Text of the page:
The Second Coming of Jesus Christ (Revelation 19:1–21)

At long last, the Apostle John is shown the culmination of God’s future wrath against and destruction of all sin. To this point it had been revealed that Jesus Christ—the Lamb who was slain and is, thus, worthy (5:6, 12)—will one day initiate, oversee, and enact righteous judgement upon the whole world. Natural disasters and unnatural disturbances, fear and famine, death, darkness, and demonism will be unleashed. While the church will be exempt from this time (3:10), those who come to faith during this time will likely be martyred (6:9–11). As the prophets predicted (Dan 12:1; Joel 2:2) and Jesus affirmed, it will be a season of chaos “such as has not occurred since the beginning of the world until now, nor ever will” (Matt 24:21).

But it all comes to an end with two banquets, one of celebration and one of condemnation. And a study of these two future suppers can prepare God’s people today to partake in another supper, the Lord’s Supper, one of commemoration, purification, and anticipation.


Today we’re going to observe communion nearer the end of our time together and so, if you haven’t already, please feel free to grab the elements from the back of the room. 

My motivation for switching things up a bit this morning is not merely for novelty’s sake but because I think the passage we’re considering today, Revelation 19, prepares us for it. It’s a passage that, as we’ll see, describes two banquets—one of celebration and one of condemnation. And our study of these two future suppers will ready us to partake in the Lord’s Supper, a meal of commemoration.

I want to begin by reading Revelation 19, a chapter that tells of the culmination of God’s future wrath against sin and destruction of sin. Over the last couple of months, we’ve seen that Jesus Christ, the Lamb who was slain and is thus worthy, will one day initiate, oversee, and enact righteous judgement upon the whole world. Natural disasters and unnatural disturbances, fear and famine, death, darkness, and demonism. While the church will be exempt from this time, those who come to faith during this time will likely be martyred. As the OT prophets predicted and Jesus affirmed, this will be a time of chaos “such as has not occurred since the beginning of the world until now, nor ever will” (Matt 24:21).

But, as we were reminded last week, in the end God wins. And we start to see that ultimate victory crystallize in Revelation 19. [Read Revelation 19]

Did you hear the two meals mentioned? First, in verse 9, we’re told that the marriage supper of the Lamb is ready. Then, in verse 17, the birds are told to assemble for the great supper of God. Two future banquets of dramatically different tones—one of inexpressible celebration, the other of incomprehensible condemnation.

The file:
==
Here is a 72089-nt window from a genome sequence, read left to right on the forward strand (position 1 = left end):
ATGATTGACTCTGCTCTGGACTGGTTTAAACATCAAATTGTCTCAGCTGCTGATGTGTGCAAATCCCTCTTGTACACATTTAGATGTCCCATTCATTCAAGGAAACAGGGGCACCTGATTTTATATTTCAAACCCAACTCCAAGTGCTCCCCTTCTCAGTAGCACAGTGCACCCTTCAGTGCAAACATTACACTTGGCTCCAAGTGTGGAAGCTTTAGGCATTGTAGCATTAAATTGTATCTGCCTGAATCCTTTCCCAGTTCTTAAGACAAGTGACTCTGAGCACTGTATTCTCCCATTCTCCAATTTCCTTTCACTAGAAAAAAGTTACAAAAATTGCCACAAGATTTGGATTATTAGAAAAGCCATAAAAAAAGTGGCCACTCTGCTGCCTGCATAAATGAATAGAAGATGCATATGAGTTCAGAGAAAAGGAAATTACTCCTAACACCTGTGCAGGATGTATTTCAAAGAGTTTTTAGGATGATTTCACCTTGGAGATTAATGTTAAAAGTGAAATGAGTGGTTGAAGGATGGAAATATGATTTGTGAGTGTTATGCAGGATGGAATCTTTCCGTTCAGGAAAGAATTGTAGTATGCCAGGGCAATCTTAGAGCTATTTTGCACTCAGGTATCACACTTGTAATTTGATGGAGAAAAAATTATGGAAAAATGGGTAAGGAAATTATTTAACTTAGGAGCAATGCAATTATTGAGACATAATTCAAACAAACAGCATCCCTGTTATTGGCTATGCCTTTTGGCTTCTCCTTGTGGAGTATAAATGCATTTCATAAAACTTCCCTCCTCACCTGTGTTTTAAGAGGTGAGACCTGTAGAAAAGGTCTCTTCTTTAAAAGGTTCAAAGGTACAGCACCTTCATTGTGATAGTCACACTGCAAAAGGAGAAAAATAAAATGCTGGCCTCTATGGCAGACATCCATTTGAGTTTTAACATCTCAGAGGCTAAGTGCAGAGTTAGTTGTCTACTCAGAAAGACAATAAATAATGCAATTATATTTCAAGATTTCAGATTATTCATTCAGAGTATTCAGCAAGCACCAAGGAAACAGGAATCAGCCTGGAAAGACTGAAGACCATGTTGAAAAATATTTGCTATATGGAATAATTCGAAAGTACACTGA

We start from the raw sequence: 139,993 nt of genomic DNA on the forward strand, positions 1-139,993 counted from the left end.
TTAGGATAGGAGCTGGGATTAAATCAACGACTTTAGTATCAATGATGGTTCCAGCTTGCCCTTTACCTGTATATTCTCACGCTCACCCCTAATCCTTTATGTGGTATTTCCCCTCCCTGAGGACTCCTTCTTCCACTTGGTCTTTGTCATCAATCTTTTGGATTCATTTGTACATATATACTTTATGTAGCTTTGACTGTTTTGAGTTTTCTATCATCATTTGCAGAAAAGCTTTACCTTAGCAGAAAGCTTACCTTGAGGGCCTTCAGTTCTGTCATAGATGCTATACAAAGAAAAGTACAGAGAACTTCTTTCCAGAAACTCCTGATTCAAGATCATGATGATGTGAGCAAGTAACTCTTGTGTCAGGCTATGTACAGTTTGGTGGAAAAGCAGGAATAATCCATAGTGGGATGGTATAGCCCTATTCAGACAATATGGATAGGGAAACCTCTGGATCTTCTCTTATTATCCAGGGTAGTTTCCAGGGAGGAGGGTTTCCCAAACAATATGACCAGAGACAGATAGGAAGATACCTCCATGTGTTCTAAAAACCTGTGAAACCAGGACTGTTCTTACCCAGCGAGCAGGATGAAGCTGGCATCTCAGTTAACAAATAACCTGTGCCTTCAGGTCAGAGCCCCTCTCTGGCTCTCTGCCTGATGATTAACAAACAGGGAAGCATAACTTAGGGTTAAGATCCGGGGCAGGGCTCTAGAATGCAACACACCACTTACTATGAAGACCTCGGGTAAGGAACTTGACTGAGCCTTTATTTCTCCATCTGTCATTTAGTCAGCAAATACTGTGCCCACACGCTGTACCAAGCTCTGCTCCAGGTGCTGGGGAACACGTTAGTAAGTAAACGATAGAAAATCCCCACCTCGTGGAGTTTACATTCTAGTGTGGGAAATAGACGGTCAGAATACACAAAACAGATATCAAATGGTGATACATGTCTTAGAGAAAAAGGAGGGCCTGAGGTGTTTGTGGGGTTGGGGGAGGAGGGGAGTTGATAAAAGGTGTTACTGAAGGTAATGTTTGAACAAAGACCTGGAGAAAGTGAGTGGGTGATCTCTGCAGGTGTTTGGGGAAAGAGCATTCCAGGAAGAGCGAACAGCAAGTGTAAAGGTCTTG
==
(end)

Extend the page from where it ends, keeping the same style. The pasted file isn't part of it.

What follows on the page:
Let’s look at the second one first: the supper of condemnation. It’s a meal announced by its host, the Lord Jesus, who bursts through the heavens (19:11) atop a white horse. If you’ve ever wondered what Jesus will look like when he returns, here’s a hint. And John wants us to notice a few things about him.

First, he wants us to notice what Jesus is called, “Faithful and True” in verse 11. He keeps his promises, including those of judgement. In verse 12 we’re told that “he has a name written on him which no one knows except himself.” While we can know Christ, there’s a sense in which he’s still unknowable. He’s condescended to us but he’s still transcendent above us. In verse 13 “his name is called The Word of God.” He’s the revealer and adjudicator of God’s will. And, in verse 16, John reports that “on his robe and on his thigh he has a name written, ‘King of kings, and Lord of lords.’”

What Jesus is called when he returns says something about him. He’s the unrivalled authority, personifying and imposing truth as promised.

John also wants us to notice what Jesus is like. Verses 12 and 13 say that “his eyes are a flame of fire, and on his head are many diadems. … [and] he is clothed with a robe dipped in blood.” Verse 15 adds that “from his mouth comes a sharp sword.” His eyes burn with a zeal to kill sin and the crowns say he has the authority to do it. The bloody robes, imagery from Isaiah 63, tell of God’s wrath against rebellious nations, something he applies with his powerful and slicing word. 

What Jesus looks like when he returns says something about him. He means business and he’s prepared for war against evil.

Finally, John wants us to notice what Jesus is doing. Verse 11 says that “in righteousness he judges and wages war.”. And he’s not alone (19:15). He leads an army of purified saints though it seems they’re mostly there to watch as it’s him, and him alone, that will “strike down the nations, and … rule them with a rod of iron.” It’s Jesus that “treads the wine press of the fierce wrath of God, the Almighty.”

What Jesus is doing when he returns says something about him. He’s not only ready for war, he wages it and wins it.

The dragon, the serpent of old, Satan has had his time on earth. He’s killed, deceived, and destroyed. He’s waged war against God, God’s Son, and God’s people. It ends here. Jesus Christ, God the Son incarnate, descends to the battlefield of this fallen world, not as a baby wrapped in swaddling cloths but as a warrior draped in royal robes. He’s not riding a donkey toward a cross but a warhorse toward his throne.